Soon, you’ll be able to call one of Boston Dynamics’ robo-dogs one of your own.
The scarily lifelike robot is finally set to go on sale later this year, Boston Dynamics CEO Marc Raibert told The Verge.
It’s not yet clear how much Spot will cost buyers, but it’s rumored to carry a five-digit price tag.
Boston Dynamics is still testing the four-legged robots out in a variety of environments, such as package delivery and surveying work, according to the Verge.
‘We’re just doing some final tweaks to the design,’ Raibert told the Verge. ‘We’ve been testing them relentlessly.’
Spot has made waves on the internet over the past few years as the four-legged robot has been featured in many Boston Dynamics videos.
The quadrupedal robot has kicked around by researchers, terrified viewers by opening a door and dragging a truck by itself, as well as autonomously loaded a dishwasher.
It highlights how varied the Spot robo-dog has become, which could spell which direction Boston Dynamics will take the machine once it becomes commercially available.
Boston Dynamics offers a few different versions of the robo-dog, including the Spot Classic and the Spot Mini.
The Spot Classic is designed for both indoor and outdoor use. It relies on 360-degree LIDAR technology to navigate and can carry up to 100lbs.
Spot Mini is meant to be a more lightweight, nimble version of the Classic, in that it can carry up to 30lbs and is smaller in size.
Raibert previewed Spot’s upcoming sale as he demonstrated the machine on stage at Amazon’s inaugural Re:MARS conference in Las Vegas, where there were an unexpected mishaps.
A Spot Mini was paraded around the stage, to show off its impressive ability to climb stairs, grab things and navigate objects.
As it turns out, the Spot Mini isn’t the most graceful machine, however, as the robo-dog took a tumble on stage in front of a live audience.
Loving this demo from @BostonDynamics at #reMARS pic.twitter.com/swNqYZjtKm
During a demonstration, the Spot robot suddenly began flailing and crashed to the floor with a thud, generating a concerned ‘Uh oh’ out of Marc Raibert, CEO of Boston Dynamics.
Raibert explained that the machine had failed and would take a few minutes to recover.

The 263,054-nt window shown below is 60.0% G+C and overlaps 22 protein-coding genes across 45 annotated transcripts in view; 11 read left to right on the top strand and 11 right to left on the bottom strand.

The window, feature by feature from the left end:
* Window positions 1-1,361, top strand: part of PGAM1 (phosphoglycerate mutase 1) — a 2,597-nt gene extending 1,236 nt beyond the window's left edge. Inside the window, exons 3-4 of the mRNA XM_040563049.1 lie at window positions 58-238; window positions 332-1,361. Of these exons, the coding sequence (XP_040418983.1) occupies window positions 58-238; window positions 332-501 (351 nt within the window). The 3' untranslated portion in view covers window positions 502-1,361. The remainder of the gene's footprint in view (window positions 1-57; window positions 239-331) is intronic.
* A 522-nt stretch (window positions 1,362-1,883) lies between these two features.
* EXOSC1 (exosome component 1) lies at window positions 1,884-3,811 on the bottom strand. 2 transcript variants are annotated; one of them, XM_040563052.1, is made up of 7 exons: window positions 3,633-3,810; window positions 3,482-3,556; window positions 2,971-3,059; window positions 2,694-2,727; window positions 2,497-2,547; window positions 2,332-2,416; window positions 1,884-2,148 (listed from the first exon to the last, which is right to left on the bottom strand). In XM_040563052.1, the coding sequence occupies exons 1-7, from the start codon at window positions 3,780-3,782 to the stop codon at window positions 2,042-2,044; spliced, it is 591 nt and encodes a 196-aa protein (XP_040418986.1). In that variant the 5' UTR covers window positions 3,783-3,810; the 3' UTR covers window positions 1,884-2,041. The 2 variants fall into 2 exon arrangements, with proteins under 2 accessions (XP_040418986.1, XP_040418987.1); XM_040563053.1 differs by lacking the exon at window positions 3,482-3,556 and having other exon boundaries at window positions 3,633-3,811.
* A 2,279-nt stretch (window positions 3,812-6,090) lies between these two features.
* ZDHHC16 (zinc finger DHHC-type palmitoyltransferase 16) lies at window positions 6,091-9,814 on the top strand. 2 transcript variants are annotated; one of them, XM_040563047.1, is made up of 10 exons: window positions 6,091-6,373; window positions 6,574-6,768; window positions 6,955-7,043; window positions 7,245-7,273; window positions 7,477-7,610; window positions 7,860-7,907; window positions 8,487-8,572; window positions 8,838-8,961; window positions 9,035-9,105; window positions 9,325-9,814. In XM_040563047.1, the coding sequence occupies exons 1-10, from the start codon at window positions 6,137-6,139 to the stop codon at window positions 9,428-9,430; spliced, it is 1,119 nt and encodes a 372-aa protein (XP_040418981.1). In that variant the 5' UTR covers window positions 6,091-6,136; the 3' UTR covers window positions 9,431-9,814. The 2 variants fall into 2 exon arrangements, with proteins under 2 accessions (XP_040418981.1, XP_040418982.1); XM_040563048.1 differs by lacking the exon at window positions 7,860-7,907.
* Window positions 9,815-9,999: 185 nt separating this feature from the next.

It wasn’t clear what exactly caused the robo-dog to fail.
The presenters then hurriedly moved on to demonstrating another Spot Mini robot.
Meanwhile, the limp robo-dog awkwardly laid in a motionless heap in the center of the stage.
Boston Dynamics brought out Spot not just to show off its advanced capabilities, but also to announce that the device is almost ready for commercial release.
Raibert previously said he hopes to have Spot available for purchase by sometime this year, although Boston Dynamics hasn’t set an official launch date.
He envisions Spot being used in a variety of industries, including construction, delivery, security and home assistance.
At Re:MARS, Raibert also explained how the robots could also be used in entertainment scenarios.
One video during the presentation showed a pack of Spot robots fighting over a blue ball in a pseudo wrestling ring.
Raibert believes that in the future, users might be able to have their own Spot robot and duel other players, not unlike BattleBots.
In the meantime, the machines are currently being beta-tested at construction sites and playgrounds.
Spot robots are surprisingly easy to control. Using a simple handheld controller, users can tell the robot where to go, maneuver its robot arm and other actions.
Additionally, Raibert showed off what he called ‘chickenhead mode,’ where Spot’s body can move around any which way, but its head continues to hold still.
There’s cameras on every side of the device, making it particularly useful in roles on construction sites, such as scanning for hazards or opening doors, the Verge noted.
In the future, Boston Dynamics wants to offer the ‘athletic AI’, or the intelligence system underpinning Spot and other robots, as a mobility platform akin to Amazon Web Services.